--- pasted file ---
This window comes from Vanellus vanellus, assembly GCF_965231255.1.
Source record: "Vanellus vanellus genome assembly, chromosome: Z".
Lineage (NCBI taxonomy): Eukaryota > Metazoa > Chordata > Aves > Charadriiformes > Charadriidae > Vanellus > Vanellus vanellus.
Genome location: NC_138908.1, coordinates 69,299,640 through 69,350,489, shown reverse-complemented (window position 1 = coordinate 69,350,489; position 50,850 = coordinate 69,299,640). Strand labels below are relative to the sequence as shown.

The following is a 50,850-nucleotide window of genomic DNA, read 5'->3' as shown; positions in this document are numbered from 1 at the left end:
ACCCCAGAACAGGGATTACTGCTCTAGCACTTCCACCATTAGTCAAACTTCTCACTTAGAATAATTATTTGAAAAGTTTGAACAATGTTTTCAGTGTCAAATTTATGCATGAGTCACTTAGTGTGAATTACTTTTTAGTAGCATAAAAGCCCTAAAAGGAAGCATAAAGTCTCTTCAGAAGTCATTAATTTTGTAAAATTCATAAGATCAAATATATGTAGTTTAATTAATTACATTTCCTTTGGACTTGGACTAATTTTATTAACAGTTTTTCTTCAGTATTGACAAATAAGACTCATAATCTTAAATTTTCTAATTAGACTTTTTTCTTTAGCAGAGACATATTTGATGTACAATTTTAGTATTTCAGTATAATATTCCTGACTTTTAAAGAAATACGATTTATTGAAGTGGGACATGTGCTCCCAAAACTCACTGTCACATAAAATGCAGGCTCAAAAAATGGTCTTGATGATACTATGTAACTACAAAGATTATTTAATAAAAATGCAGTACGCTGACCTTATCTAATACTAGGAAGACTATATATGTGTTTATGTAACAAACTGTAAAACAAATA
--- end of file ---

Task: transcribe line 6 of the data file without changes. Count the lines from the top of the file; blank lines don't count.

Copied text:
ACCCCAGAACAGGGATTACTGCTCTAGCACTTCCACCATTAGTCAAACTTCTCACTTAGAATAATTATTTGAAAAGTTTGAACAATGTTTTCAGTGTCAAATTTATGCATGAGTCACTTAGTGTGAATTACTTTTTAGTAGCATAAAAGCCCTAAAAGGAAGCATAAAGTCTCTTCAGAAGTCATTAATTTTGTAAAATTCATAAGATCAAATATATGTAGTTTAATTAATTACATTTCCTTTGGACTTGGACTAATTTTATTAACAGTTTTTCTTCAGTATTGACAAATAAGACTCATAATCTTAAATTTTCTAATTAGACTTTTTTCTTTAGCAGAGACATATTTGATGTACAATTTTAGTATTTCAGTATAATATTCCTGACTTTTAAAGAAATACGATTTATTGAAGTGGGACATGTGCTCCCAAAACTCACTGTCACATAAAATGCAGGCTCAAAAAATGGTCTTGATGATACTATGTAACTACAAAGATTATTTAATAAAAATGCAGTACGCTGACCTTATCTAATACTAGGAAGACTATATATGTGTTTATGTAACAAACTGTAAAACAAATA